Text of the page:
Sometimes, one sip of a beer can transport you back through the centuries, a sort of liquid time machine. The sour beer of Flanders, with its unique tangy, fruity aroma, magical ruby color, and refreshing yet earthy taste, can do just that.
Because of their simple malt/hop profile and bright acidity, these beers make great bases for fruit beers.
This archaic beer style will take you to a time when stainless steel was just a twinkle in an alchemist’s eye, back a couple of hundred years, at least, to when wood was the only practical material available for constructing fermentation vessels. What you get with wood fermenters, along with a high load of maintenance obligations, is a zoo of little creatures that snuggle in and use the beer as their own personal picnic grounds. This can be a nightmare if it goes wrong, but such microbial colonies can at times be wholly elegant, adding a profound, earthy perfume to the brew, plus lactic and acetic acids that overlay a quenching tartness
Present commercial versions of the Flanders sour beer style are made with a small proportion—less than 25 percent—of soured beer, blended into a batch fresh from a few weeks’ fermentation. This dilutes the overwhelming sourness of the aged beer and, of course, adds complexity.
Some sources draw a distinction between the East and West Flanders versions of this beer type, the West Flanders variant generally the sharper tasting. But to me, the differences seem less important than the similarities. Once, such beers were plentiful in Flanders; today, only a few remain. In a situation in which the number of producers is greatly reduced, the big picture gets distorted and the idiosyncrasies of brewers that remain get magnified beyond their importance as far as the original style is concerned.
Gravity is modest at 1045 to 1050, although stronger versions are possible. Color should be a rich reddish brown. Hopping is light, as with most types of sour beers, with no detectable hop aroma. The palate should be dry, with a very soft, malty roastiness balanced against the acidity.
Because of their simple malt/hop profile and bright acidity, these beers make great bases for fruit beers, with cherries and raspberries being preferred.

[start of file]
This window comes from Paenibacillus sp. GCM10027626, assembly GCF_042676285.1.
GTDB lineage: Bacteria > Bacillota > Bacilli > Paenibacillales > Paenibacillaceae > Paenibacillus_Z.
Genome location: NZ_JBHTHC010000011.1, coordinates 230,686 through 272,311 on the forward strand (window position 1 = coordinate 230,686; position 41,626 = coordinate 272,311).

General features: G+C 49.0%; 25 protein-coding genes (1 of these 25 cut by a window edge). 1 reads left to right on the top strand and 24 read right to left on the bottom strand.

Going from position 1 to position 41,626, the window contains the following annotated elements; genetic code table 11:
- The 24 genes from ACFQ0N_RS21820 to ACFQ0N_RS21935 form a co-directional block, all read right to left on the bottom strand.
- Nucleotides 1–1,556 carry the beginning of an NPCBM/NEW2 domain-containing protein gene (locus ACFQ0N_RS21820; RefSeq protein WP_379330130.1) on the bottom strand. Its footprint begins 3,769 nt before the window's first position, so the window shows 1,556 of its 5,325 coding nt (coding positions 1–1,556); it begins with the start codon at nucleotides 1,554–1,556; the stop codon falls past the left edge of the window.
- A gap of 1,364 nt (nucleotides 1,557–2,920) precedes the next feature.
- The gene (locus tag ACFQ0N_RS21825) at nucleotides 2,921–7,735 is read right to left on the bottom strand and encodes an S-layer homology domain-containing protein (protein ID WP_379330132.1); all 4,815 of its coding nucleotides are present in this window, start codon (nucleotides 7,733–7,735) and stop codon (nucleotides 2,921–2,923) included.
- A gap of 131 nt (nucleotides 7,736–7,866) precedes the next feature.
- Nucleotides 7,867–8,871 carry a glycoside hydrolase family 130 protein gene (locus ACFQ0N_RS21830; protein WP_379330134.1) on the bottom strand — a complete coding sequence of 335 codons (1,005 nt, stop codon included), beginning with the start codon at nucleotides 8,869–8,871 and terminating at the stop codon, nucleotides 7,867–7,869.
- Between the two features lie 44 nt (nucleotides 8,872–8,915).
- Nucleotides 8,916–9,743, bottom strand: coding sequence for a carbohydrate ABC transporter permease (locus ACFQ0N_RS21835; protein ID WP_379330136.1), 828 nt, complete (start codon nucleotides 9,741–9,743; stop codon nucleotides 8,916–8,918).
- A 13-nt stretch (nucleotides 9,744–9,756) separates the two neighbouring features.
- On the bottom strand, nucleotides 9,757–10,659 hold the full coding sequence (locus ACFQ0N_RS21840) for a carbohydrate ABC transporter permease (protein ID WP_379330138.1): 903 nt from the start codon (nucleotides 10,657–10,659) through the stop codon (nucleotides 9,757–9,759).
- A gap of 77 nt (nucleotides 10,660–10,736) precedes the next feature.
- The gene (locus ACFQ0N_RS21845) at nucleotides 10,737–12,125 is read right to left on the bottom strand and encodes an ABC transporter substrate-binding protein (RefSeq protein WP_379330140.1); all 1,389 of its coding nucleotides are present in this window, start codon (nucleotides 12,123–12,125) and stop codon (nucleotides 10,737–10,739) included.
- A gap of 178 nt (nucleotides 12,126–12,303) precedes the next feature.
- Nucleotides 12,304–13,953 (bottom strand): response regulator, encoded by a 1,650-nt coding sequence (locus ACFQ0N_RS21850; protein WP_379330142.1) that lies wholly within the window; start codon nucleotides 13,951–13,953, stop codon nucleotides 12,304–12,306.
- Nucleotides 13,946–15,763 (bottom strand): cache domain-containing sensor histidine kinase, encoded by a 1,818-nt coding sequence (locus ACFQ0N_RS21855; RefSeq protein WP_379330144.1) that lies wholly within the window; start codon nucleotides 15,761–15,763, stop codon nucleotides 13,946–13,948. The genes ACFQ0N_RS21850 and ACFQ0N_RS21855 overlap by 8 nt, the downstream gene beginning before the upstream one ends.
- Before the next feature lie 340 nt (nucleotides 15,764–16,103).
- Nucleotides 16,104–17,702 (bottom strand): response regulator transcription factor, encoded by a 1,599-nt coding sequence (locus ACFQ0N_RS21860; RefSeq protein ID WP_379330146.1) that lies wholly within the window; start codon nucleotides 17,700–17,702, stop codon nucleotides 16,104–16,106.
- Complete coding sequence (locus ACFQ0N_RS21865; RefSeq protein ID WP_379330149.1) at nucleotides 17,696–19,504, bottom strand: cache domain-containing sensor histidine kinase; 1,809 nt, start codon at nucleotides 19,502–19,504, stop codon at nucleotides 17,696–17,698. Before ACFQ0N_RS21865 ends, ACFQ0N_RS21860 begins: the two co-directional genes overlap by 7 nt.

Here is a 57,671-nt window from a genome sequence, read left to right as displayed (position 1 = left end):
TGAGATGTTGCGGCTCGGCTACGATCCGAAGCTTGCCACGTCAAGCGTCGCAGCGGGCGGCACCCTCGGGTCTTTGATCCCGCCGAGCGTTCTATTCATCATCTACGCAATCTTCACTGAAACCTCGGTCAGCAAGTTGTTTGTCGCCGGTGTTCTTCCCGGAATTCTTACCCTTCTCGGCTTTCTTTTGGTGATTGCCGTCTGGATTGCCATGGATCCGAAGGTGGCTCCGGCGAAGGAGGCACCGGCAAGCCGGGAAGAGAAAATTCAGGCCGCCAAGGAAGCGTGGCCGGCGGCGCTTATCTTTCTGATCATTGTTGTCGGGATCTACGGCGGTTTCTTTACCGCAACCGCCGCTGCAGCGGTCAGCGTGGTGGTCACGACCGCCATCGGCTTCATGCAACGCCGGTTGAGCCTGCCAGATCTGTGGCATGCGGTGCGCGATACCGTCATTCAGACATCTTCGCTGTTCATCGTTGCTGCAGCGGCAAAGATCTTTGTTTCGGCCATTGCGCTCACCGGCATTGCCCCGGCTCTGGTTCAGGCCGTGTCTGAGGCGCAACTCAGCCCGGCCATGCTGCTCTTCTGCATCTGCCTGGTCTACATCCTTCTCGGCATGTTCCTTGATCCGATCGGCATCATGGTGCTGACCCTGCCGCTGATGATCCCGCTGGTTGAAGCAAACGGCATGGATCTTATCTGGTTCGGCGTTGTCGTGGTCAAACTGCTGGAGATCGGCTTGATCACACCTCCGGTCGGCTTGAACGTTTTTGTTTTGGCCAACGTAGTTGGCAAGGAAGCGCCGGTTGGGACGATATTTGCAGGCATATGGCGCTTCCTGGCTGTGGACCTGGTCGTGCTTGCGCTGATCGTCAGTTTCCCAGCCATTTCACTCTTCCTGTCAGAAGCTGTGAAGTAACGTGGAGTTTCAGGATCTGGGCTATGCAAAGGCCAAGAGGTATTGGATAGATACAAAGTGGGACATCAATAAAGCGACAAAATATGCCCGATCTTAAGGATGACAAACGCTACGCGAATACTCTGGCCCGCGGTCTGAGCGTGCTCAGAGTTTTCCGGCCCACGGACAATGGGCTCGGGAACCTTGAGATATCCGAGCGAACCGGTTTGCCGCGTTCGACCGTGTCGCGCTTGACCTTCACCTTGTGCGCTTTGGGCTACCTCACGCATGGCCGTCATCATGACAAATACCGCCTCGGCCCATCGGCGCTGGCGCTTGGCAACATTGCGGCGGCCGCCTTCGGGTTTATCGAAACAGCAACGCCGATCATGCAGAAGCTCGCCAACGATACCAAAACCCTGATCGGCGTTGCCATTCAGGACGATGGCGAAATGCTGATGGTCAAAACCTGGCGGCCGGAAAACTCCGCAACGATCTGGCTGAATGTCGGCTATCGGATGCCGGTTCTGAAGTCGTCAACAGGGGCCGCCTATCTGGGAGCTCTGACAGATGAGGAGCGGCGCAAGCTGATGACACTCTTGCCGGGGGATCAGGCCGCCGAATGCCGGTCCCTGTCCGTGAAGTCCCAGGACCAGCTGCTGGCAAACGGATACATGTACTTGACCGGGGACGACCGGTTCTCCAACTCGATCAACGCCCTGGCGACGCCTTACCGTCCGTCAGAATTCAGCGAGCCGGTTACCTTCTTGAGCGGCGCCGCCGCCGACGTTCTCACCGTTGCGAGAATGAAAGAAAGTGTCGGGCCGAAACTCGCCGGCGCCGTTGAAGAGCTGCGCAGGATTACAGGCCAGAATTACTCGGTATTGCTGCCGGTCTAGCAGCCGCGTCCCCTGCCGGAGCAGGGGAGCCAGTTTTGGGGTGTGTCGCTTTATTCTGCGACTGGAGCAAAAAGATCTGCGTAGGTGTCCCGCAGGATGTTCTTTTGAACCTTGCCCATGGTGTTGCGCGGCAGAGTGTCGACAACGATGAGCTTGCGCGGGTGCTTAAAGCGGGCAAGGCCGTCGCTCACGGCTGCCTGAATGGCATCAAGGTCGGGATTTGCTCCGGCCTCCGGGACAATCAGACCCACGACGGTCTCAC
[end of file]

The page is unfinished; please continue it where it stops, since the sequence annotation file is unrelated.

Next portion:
Brewing is straightforward; a simple infusion mash is adequate. Relatively low mash temperatures should be used, as this promotes the kind of enzymatic activity that creates a highly fermentable wort, which in turn creates a crisp, dryish beer. This is a good beer to brew from extract, with augmentation from some crystal malt.
Only one essential detail remains: how to get it to turn sour. I have had good results from the Wyeast mixed lambic culture, added after primary fermentation is complete. These critters are rather slow at the smorgasbord, so expect to wait a few months before you get much effect from them. I would let them have at it for maybe three months, then have a taste.
As mentioned, oak vessels are traditional. And at Rodenbach, at least, the barrels are scraped to expose fresh wood between every brew. In addition to being a good home for acetobacteria, especially, oak ultimately imparts a soft vanilla character, the result of the metamorphosis of lignin in the wood into vanillin.
Wood for the Homebrewer
Wood in the home brewery can be difficult to manage, but there are some shortcuts. Besides, wood isn’t absolutely essential to get you into the ballpark with this style, and I do recommend brewing one batch of this even if you don’t feel like messing with oak.
The most manageable solution is to use small oak cubes manufactured for the wine industry by StaVin (www.stavin.com). The company produces French, Hungarian and American oak cubes, about 3/8 of an inch on a side. These are intended to refresh tired wine barrels but will suit our purposes nicely. They come in several degrees of toastiness, packaged in sanitized foil packs. I personally haven’t had a chance to experiment with them, but next time, I’m going for French oak, with a light toast. A small handful will suffice. American oak will be far too pungent for beer use, except for massive brews.
On the other hand, you can go to extremes. I know an amazingly dedicated homebrewer who keeps a 50-gallon barrel of the brew going, withdrawing beer when he has fresh beer to add, in much the same manner as a sherry solera. This is beyond the reach of most of us individually, but it might be a rocking good idea for a club.
If you choose to use this brew as a base for fruit beer, ferment through the primary, then rack into a secondary onto plenty of fruit. Use at least 1 pound per gallon of cherries, half that for raspberries, although you could easily double those quantities and not have too much. I like to use fruit that has been frozen, as this lightens the microbial load a bit, but more importantly, breaks down the cell walls to make the sugars more accessible to the yeast. I also prefer cherries with pits, as they add a certain almond/kirsch complexity. Sour pie cherries are generally better than an eating type (such as bing) for intensity of flavor.
My own method is to do the secondary in a glass carboy, filling it with beer and fruit up to just below where the jug neck narrows. I find that this reduces the surface exposed to air, and thereby reduces the likelihood of mold developing. At the same time, this leaves enough headroom to prevent a piece of fruit from blocking the stopper hole, which can cause enough pressure to develop that it can explode the carboy (it has happened!).
Let the beer sit on the fruit for one to four months, rack into a carboy, and allow to settle before bottling or kegging.